However, to each their own. I know of folks who do not like the tc700 and those who loved it. The x80, on the other hand, is an easy racket to like.

  5. #345
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    Quote Originally Posted by weeyeh View Post

    Indeed, the tc700 is demanding on technique -- something I'm still struggling with, but with a good hit, the tc700 adds an explosive kick accelerating the shuttle very rapidly. This is adds well to wrist smashes, drives and even counter attacks. I'll rate those off days to be 10-15% of play like waking up on the wrong side fo the bed or when suffering a footwork disaster (e.g. playing badminton on an ice skating rink).

    However, to each their own. I know of folks who do not like the tc700 and those who loved it. The x80, on the other hand, is an easy racket to like.
    Are you saying x80 is easily adaptable though tc700 is a notch better but one has to bring in their A game?

  6. #346
    Regular Member Maklike Tier's Avatar
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    TC700 has a really small sweetspot, so it's very unforgiving if you mistime a few shots, or when you're tired. It uses the same concept as the Vapor Trails and ArcZ - compact head, potent but small sweetspot. Speaking from experience, if you're having a bad day, any of those rackets will only make it worse.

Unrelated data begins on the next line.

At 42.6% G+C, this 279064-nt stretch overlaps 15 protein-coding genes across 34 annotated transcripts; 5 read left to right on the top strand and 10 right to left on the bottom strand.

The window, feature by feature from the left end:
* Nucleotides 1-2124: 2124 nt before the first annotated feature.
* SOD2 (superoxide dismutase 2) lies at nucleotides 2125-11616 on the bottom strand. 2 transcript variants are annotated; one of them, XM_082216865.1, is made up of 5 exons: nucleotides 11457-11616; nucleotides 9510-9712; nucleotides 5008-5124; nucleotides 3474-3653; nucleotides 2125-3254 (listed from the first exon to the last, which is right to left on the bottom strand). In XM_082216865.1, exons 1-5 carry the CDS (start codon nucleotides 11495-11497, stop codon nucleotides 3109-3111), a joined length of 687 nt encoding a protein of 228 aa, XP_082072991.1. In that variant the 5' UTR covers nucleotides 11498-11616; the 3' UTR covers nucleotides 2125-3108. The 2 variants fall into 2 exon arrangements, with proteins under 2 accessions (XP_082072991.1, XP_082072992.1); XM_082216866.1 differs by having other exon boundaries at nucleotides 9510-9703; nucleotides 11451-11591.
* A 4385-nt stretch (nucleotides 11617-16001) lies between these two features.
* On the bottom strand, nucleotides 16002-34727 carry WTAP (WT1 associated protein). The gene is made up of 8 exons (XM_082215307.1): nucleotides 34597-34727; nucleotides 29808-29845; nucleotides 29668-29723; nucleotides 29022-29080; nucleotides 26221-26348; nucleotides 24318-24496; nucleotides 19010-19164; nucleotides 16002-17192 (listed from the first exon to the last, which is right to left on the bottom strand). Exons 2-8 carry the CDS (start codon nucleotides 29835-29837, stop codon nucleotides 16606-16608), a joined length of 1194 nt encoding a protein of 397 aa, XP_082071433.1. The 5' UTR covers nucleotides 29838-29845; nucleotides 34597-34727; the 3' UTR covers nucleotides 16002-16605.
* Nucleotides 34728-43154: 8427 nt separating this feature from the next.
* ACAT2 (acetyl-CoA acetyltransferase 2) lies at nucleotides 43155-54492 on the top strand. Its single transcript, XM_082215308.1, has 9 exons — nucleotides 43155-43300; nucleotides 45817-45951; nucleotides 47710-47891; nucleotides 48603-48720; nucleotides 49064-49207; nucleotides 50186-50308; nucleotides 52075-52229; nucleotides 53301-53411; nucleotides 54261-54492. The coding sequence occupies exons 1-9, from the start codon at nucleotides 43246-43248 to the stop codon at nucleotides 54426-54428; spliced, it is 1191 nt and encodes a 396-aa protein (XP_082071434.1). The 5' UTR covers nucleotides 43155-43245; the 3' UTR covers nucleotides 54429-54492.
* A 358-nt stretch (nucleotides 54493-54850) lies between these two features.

Sounds like the MX80 isn't one of those sorts of marginal rackets, so that's cool

  7. #347
    Regular Member jump-smash's Avatar
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    forgive me if I'm wrong
    but IMHO if any of us are having a bad day
    then it doesn't really matter if we use TC700 or Vapour Trail or Arc-Saber Z Slash or MX80
    still we will be miss-hitting or our feet tangled
    usually I will have a bad day when I'm tired or feeling sleepy (playing at night)
    physical fitness is more important than what racket you're using CMIIW
    if you're unfit it's more likely that you'll have a bad day

  8. #348
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    To those using the MX80, do u all feel that the string tension is stiffer than wat is supposed to be? E.g u used to string 24lbs, but with MX80 it felt like a 26lb tension? I somehow find the tension to be more stiffer than usual, but of course i've made a change in string size (from my usual 0.68 to 0.66) as my usual strings were out of stock.